Along with the element of surprise, the Germans needed to sow confusion to succeed. Here one of the more interesting exploits of the war unfolded, the brain child of Hitler himself. A special "School for Americans" was set up by SS spy master Otto Skorzeny to train 2,000 German commandos to speak and behave like American soldiers. Using captured uniforms and Jeeps, the commandos intended to confuse U.S. troops in the zone of attack by giving bad directions, mixing up road signs, killing dispatch riders, cutting phone wires, and would try to generate panic by depicting a hopeless situation to anyone who would listen.
At 5:30 a.m. on Saturday, December 16, 1944, it all began. The offensive, which Hitler code named Operation Autumn Fog, erupted with an hour-long artillery barrage along an eighty-five mile front in the Ardennes which was thinly defended by six American divisions. Three of the divisions were new and had no battle experience while the remainder were experienced but tired-out men sent to recuperate in what had been the quietest sector of the Western Front. Now they watched in amazement, peering through the morning mist as 2,500 tanks and self-propelled guns, accompanied by 18 infantry divisions, rumbled toward them over ground lightly covered with new-fallen snow.
Outnumbered three-to-one, and with no air support due to the heavy fog, the Americans knew they were in a terrible jam. Some yielded to a frenzied survival instinct and fell into a disorderly retreat. Others dug in their heels, aimed their rifles and held their ground, falling back only at the very last moment. An American eyewitness recalled the turmoil: “Aid stations overflowing, wounded men being evacuated by Jeep, truck, ambulance, anything that could roll, walking wounded…vehicles off the road, mired in mud or slush or damaged by gunfire…signal men trying to string wire to elements to cut off or repair [communication] lines which were being shot out as fast as they were put in.”
The German success continued unhindered for five foggy days, creating a 50-mile westward bulge in the lines, which gave the battle its popular name. American losses included a mass surrender of 7,500 soldiers, the single worst defeat for U.S. troops during the entire war in Europe. At Malmedy, in the northern part of the front, 81 unarmed American POWs were shot dead by Waffen-SS troops.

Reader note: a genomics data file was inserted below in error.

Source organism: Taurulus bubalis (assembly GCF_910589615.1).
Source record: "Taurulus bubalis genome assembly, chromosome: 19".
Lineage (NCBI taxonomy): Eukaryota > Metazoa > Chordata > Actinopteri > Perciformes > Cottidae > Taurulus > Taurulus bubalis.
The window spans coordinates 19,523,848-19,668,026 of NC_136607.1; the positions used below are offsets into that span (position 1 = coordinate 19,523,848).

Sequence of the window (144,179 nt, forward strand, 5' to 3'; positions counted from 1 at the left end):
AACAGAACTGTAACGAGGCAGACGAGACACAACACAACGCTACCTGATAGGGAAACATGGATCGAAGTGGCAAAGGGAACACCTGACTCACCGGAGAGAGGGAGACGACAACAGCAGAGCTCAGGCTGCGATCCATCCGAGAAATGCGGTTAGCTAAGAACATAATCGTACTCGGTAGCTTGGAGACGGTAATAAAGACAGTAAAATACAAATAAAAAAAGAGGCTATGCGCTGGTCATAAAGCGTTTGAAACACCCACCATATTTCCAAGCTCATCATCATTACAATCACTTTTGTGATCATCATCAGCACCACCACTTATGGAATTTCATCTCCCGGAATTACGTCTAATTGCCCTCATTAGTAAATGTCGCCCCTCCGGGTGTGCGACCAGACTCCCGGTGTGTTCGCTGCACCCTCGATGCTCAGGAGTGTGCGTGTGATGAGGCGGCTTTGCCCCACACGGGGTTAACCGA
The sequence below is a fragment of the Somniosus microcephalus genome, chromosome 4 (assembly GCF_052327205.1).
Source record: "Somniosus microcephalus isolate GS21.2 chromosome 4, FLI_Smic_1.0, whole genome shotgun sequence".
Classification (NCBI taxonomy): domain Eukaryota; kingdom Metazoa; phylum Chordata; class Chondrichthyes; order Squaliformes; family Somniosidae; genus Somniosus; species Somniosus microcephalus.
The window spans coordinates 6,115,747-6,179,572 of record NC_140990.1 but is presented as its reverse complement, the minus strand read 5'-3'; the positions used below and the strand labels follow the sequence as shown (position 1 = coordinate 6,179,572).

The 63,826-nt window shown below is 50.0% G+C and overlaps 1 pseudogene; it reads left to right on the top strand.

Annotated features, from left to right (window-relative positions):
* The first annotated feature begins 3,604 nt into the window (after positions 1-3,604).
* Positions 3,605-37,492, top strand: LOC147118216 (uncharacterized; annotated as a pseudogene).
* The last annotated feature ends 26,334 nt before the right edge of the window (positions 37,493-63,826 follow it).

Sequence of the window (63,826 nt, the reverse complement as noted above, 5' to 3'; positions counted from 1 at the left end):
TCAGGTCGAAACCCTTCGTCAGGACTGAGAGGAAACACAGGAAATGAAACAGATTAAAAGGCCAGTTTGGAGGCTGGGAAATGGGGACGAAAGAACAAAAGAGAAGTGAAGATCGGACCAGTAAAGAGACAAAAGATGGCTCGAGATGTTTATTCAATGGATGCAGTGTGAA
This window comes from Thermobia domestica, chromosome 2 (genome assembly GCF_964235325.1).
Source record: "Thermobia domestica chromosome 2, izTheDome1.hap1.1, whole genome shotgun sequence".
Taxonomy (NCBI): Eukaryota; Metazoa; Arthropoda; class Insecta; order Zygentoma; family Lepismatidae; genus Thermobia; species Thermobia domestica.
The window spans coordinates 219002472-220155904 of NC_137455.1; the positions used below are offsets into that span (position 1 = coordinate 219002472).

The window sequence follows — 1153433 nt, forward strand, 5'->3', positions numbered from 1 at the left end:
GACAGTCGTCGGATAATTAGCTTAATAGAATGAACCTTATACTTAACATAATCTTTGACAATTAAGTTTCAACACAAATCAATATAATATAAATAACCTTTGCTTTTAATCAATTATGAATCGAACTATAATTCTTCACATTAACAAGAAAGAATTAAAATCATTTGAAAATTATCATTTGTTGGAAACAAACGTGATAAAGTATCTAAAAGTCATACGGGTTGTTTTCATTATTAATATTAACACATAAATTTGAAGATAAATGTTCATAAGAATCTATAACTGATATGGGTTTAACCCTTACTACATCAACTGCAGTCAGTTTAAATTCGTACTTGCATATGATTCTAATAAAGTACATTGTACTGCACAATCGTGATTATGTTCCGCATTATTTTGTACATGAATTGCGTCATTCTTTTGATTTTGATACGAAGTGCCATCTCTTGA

Meanwhile, several jeeploads of Skorzeny's imposters penetrated the lines and caused disruption as planned. Given the vastness of the front, their overall impact was rather limited. However, one team had a huge impact, chiefly resulting from their capture by suspicious Americans. During interrogation, they revealed details of the whole commando mission. As a result, the news flashed all along the front that German saboteurs were masquerading as Americans. This was a psychological blow to the beleaguered Americans, creating an atmosphere of widespread mistrust. Americans who didn't know each other beforehand now demanded answers to off-the-cuff trivia questions such as who had won the last World Series in baseball.
At his headquarters in Versailles, Allied Supreme Commander, General Dwight D. Eisenhower, was genuinely surprised Hitler had managed to scrape together enough resources to launch an offensive of this magnitude. His top aide, General Omar Bradley, Commander of U.S. troops in Europe, immediately sent in reinforcements. As they arrived, the German advance slowed, resulting in uneven progress all along the front.
Americans become prisoners of the Waffen-SS. Below: At Bastogne, members of the 101st Airborne Division watch as C-47 planes drop supplies.
By Thursday, December 21st, the Germans had hit a significant roadblock in the middle of the front at Bastogne in southern Belgium. To prevent this key city from falling into German hands, the 101st Airborne Division had been rushed in and formed defensive lines around the city, keeping the Germans at bay despite withering artillery fire. Inside the city were Americans from all corners of the battlefield who wound up there for one reason or another. When a German military delegation finally approached the heavily-surrounded Americans and demanded surrender, General Anthony McAuliffe's surprise response was "Nuts."
News of this spread and Americans with nothing to smile about till now were amused. Morale began to improve, along with the weather. On the morning of December 22nd, the fog finally lifted and hundreds of Allied planes took to the skies, dropping parachuted supplies into Bastogne, and machine-gunning all things German.
Hitler's commanders knew they were in trouble. The original plan called for a sweeping northward movement across the Meuse River onto Antwerp to trap the Allied armies within a week. Along the way, they were supposed to capture Allied fuel depots to keep the tanks rolling. But after a week they had barely reached the Meuse, failed to capture any fuel, and were facing increasing counter-attacks from a numerically superior Allied force that had caught its breath and regrouped. Now, like so many times in the past, the generals asked Hitler for permission to scrap the original plan and improvise due to the changed conditions. Once more, and for the last time in his life, Hitler said no.